Self-renewal in Autumn

Autumn, with its crisp air and leaves of many colors, is my favorite season, but it’s also a time when I begin to pull into myself in anticipation of winter.  Still, I know that Spring will follow.  The cycles are trustworthy and I find the inexorable changes enlivening.

The seasons of our lives are not as trustworthy.  Sometimes we grow stagnant.  We are unable to move on with our lives, unable to find the tang of new experience.  We can’t move on because we are afraid of something, often unnamable, and cling to lives that we would never actually choose. We are in need of renewal.

Renewal is defined as “replacing or repair of something that is worn out, run-down, or broken.”  For a few years after my father died in 1978, that was me.  I couldn’t let go of my grief or the life of the scholar that I had planned in his image.  Nor could I envision a future that excited me.

Yet, even as I felt entrapped in the past, events broke me out.  The birth and life of my new daughter, born in 1970, for instance.  The growth of my new psychotherapy career.  And meeting Franny, who would become my partner, then my wife, almost 42 years ago.

Like the seasons, lives are always changing, often out of our awareness.  There is the internal river of change that we call development.  We move from infancy to childhood, from early and middle adulthood to old age. There are external provocations, too.  Some are chosen, like marriage and new jobs, some come unbidden, like illness and loss.

In every case, we must adapt, if we are lucky or particularly conscious, we transform our behavior and our sense of who we are to fit the new circumstances.  If we fail to adapt, we stagnate; and then our relationship to our internal self and to the world we live in grows false, ineffectual.  Parts of us wither and die.  Vitality requires renewal, over and again.

In order to be renewed, we need to let go of some of who we have been—in particular, how we have understand ourselves-in-the-world.  This is ancient wisdom that needs to be learned each time we feel blocked.  One version of it goes like this:  “When I was a child, I spake as a child, I understood as a child, I thought as a child; but when I became a man, I put away childish things.”  (1 Corinthians 13:11).  Lao Tzu puts it even more succinctly:  “When I let go of what I am, I become what I might be.”

Self renewal is different for each of us.  It depends on who we are, who we think we are, what we fear and want to avoid, and who we aspire to be.  No matter what, though, renewal requires caring, doing something that touches our hearts and engages our minds, something outside of ourselves.  John Gardner puts it this way:   “Everyone, either in his career or as a part-time activity, should be doing something about which he cares deeply. And if he is to escape the prison of the self, it must be something not essentially egocentric in nature.” This last point needs emphasis: we need to “escape the prison of self.”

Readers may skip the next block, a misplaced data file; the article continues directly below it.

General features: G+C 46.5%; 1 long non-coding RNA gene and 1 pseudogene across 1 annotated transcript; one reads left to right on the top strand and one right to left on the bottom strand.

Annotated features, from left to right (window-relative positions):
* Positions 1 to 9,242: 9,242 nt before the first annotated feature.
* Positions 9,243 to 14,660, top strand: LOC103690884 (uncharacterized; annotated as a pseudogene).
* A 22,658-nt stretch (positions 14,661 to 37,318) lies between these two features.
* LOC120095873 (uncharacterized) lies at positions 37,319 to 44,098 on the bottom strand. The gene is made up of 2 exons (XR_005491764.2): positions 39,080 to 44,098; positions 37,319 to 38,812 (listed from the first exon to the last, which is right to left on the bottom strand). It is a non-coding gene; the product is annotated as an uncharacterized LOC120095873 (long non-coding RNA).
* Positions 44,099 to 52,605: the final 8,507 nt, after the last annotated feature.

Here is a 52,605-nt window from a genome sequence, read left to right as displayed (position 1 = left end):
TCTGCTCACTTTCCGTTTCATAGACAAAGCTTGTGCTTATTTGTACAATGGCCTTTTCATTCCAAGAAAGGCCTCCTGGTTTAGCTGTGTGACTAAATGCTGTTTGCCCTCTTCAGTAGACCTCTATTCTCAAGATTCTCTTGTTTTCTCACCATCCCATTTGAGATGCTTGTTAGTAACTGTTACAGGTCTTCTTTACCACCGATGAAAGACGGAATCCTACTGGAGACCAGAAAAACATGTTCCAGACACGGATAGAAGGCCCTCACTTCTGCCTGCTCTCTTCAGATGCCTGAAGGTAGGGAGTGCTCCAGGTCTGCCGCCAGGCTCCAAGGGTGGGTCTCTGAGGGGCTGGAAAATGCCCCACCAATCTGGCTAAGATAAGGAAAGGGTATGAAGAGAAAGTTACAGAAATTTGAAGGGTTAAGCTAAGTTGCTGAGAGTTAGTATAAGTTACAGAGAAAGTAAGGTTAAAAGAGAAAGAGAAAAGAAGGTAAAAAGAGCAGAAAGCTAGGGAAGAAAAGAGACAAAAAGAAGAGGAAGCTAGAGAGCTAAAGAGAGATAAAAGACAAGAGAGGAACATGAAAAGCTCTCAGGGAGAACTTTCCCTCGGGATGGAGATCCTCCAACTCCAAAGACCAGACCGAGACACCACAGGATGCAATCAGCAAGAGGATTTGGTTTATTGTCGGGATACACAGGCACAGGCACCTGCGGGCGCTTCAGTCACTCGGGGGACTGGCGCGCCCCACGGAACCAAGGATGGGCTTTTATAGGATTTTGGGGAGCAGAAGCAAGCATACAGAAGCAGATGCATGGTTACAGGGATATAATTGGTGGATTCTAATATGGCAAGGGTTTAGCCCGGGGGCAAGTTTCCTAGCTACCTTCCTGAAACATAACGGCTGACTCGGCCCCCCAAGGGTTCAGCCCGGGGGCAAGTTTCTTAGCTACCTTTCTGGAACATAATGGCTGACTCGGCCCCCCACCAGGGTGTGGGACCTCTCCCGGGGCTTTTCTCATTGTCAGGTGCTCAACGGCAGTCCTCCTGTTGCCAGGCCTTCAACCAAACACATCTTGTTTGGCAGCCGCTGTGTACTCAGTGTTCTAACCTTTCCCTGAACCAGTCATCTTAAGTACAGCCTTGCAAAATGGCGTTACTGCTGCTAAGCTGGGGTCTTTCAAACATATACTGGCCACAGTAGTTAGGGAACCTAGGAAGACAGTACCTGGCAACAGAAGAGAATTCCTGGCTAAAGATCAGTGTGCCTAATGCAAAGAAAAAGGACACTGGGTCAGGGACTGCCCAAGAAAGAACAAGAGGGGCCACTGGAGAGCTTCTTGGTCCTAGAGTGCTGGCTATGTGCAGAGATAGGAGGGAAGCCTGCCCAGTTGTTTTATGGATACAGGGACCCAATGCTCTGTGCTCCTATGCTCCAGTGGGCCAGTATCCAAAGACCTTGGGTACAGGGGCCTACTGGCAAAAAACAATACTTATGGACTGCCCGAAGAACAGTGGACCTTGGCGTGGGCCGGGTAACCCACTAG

Generally self renewal requires an integration of past and present, inside and outside.  You must bring forward what has mattered to you over the years and reapply your concerns and passions to the world you live in now.  Taking care of grandchildren, for instance, can do that.  The activity brings back your experience of parenting, yet it is different.  You are easier, have more perspective.  You have an easier time seeing your grandchildren as independent people, not extensions of yourself.  If, as a young person, you fought for civil rights, rejoining the fight in later life, adding years of experience to sustained values, provides a comparable way to transform past values through current experience.

As an older person, it is tempting to say: “This is who I am; I’ve done my job,” then essentially withdraw from an active engagement in the life around you.  This hasn’t worked well for most of the people I know.  They may withdraw at first but soon enough they yearn for something meaningful to do.  Just the other day, a friend told me that he was tortured by how small his life had become, how small he had become, how much he wanted to reengage in the larger world.

This has been my path.  I retired at 74, thinking that disengaging from the world of responsibilities and productivity would lead to the kind of internal peacefulness that I had long dreamed of.  Meditation, exercise, travel, dinner with friends, and long walks with Franny filled part of the void left by my work.  But I still felt restless, a little empty, a little stagnant, yearning for someplace to go, something exciting to do.  I was in need of renewal.

During this three year period, there have been a number of experiences that have touched me deeply: taking care of my three young grandchildren; helping out with the organization I founded, the Institute for Nonprofit Practice; and, with time granted by retirement, deepening the intimacy of my marriage.